I had a moment last week that still echoes in my head. A crisp autumn day at a downtown eastside bus stop. A neighbourhood with so much adversity it vibrates off the sidewalk and cries from the rooftops. Smothers those passing through with a veil of darkness and lost hope.
As I stood there inside the bus shelter, head down, eyes focused on the cigarette butts around my feet, a man shuffled over to me. A long black ponytail snaked down his back and his face was marked with scars. He wore a jacket not warm enough for the chill and dusty trousers that trailed along the ground.
“Wowza! How tall are you?!” He asked in awe.
“Six feet.” I stated, matter-of-factly.
“I should be that tall, but I drank Johnson & Johnson Baby Oil when I was young.” He continued his shuffle down the sidewalk as the last word slurred out of his mouth.
How does one respond to such a truth?
Minutes later, I heard the sweet strains of music. A pretty melody in contrast with the world around me. A song that had filled my soul with happiness in a tented garden party as Arcade Fire performed steps away just two months before. An environment at the other end of the spectrum from the reality I stood in that day.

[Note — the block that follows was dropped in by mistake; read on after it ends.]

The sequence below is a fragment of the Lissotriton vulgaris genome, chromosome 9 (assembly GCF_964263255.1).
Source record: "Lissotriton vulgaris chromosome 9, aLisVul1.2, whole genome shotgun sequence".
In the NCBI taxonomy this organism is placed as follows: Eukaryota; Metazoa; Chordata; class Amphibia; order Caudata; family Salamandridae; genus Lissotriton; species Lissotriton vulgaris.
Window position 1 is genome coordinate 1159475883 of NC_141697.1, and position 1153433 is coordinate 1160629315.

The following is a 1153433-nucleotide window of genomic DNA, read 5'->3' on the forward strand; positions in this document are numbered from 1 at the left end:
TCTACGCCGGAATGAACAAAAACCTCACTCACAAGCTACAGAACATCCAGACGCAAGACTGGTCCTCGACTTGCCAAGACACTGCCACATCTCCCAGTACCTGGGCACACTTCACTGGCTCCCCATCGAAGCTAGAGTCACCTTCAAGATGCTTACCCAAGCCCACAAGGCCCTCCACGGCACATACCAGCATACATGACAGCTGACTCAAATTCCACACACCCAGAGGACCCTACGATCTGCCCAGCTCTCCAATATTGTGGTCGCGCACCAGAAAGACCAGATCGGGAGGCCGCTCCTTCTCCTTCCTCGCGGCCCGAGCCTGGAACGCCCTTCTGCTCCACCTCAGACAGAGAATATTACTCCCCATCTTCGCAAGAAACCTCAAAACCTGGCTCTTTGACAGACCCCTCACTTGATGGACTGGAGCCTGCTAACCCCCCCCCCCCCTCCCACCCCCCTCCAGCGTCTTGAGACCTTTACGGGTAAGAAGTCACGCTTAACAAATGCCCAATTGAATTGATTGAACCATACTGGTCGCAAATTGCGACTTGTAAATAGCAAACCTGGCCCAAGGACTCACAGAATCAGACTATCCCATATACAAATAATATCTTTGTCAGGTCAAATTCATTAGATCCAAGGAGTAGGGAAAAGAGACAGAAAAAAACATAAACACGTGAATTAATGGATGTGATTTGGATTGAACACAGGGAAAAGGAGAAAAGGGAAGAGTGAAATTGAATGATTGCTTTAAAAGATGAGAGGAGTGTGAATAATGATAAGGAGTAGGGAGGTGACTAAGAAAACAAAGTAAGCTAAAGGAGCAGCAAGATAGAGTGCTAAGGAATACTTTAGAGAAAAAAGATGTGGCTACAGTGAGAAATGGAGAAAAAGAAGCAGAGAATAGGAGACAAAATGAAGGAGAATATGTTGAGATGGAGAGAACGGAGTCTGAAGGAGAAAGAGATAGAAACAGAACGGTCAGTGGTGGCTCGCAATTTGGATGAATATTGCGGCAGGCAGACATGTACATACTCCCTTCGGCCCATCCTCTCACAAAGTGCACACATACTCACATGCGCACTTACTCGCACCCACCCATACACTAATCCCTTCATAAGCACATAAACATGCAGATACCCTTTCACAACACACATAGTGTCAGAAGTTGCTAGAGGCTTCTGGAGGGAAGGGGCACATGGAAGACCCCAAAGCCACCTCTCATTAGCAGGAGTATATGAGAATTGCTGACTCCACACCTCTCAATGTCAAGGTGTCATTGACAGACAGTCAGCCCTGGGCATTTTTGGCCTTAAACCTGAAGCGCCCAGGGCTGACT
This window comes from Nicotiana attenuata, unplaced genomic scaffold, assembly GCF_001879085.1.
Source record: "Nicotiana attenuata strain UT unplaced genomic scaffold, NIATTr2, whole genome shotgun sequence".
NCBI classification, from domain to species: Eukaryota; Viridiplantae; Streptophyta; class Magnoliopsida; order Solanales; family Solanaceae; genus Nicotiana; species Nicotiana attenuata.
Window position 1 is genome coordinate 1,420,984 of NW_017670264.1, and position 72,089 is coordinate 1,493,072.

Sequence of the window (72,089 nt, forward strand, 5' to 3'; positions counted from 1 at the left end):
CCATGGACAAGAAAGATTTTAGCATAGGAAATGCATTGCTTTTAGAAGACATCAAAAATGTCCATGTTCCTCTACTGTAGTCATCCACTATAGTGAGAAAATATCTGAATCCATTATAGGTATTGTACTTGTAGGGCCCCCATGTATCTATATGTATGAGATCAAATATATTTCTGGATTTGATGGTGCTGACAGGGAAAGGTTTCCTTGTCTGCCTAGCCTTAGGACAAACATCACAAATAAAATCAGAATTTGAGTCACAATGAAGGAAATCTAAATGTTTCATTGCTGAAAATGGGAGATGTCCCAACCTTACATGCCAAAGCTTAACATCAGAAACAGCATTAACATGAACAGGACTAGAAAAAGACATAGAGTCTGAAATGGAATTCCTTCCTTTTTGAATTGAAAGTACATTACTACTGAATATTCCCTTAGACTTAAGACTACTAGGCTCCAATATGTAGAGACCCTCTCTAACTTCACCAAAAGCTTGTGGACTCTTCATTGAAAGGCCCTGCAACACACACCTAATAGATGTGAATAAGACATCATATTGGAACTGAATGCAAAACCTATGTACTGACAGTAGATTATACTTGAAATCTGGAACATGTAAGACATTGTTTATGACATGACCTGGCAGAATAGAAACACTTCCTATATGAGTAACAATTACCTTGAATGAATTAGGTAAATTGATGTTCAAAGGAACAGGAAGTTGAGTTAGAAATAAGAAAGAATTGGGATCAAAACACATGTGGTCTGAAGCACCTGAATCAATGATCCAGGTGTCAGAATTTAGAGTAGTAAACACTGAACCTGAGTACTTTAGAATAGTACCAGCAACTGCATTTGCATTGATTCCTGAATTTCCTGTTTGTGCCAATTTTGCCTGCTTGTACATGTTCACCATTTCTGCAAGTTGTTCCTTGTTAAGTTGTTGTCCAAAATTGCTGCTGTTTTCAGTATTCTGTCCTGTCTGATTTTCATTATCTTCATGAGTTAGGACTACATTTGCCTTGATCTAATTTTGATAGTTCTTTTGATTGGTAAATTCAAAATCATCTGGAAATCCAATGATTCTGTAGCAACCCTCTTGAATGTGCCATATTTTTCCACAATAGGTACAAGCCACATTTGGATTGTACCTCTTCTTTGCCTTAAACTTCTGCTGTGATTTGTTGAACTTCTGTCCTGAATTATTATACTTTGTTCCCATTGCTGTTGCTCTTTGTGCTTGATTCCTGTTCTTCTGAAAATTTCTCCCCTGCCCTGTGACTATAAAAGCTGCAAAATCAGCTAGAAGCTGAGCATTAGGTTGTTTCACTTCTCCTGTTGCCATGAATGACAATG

Sprawl II (Mountains Beyond Mountains) was being projected through the area’s misfortune from the speaker of an mp3 player being held in the hand of the man I had just spoken with. He was now standing on the other side of the shelter, singing softly under his breathe. Content in the moment.
His voice cut through the dirt. It sliced through the sadness. My eyes misted over. And I lived right there in that moment. Stretching it out.
I could just catch the last words he sang as the bus pulled up to the curb…
Living in the sprawl, dead shopping malls rise
Like mountains beyond mountains
And there’s no end in sight
I need the darkness, someone please cut the lights
As I passed him to climb up the bus steps, he halted his singing and said to me, “Be safe out there. Life is hard.” I thanked him and wished him well.
The instance replayed and lingered in my mind as my journey continued.
Image from here.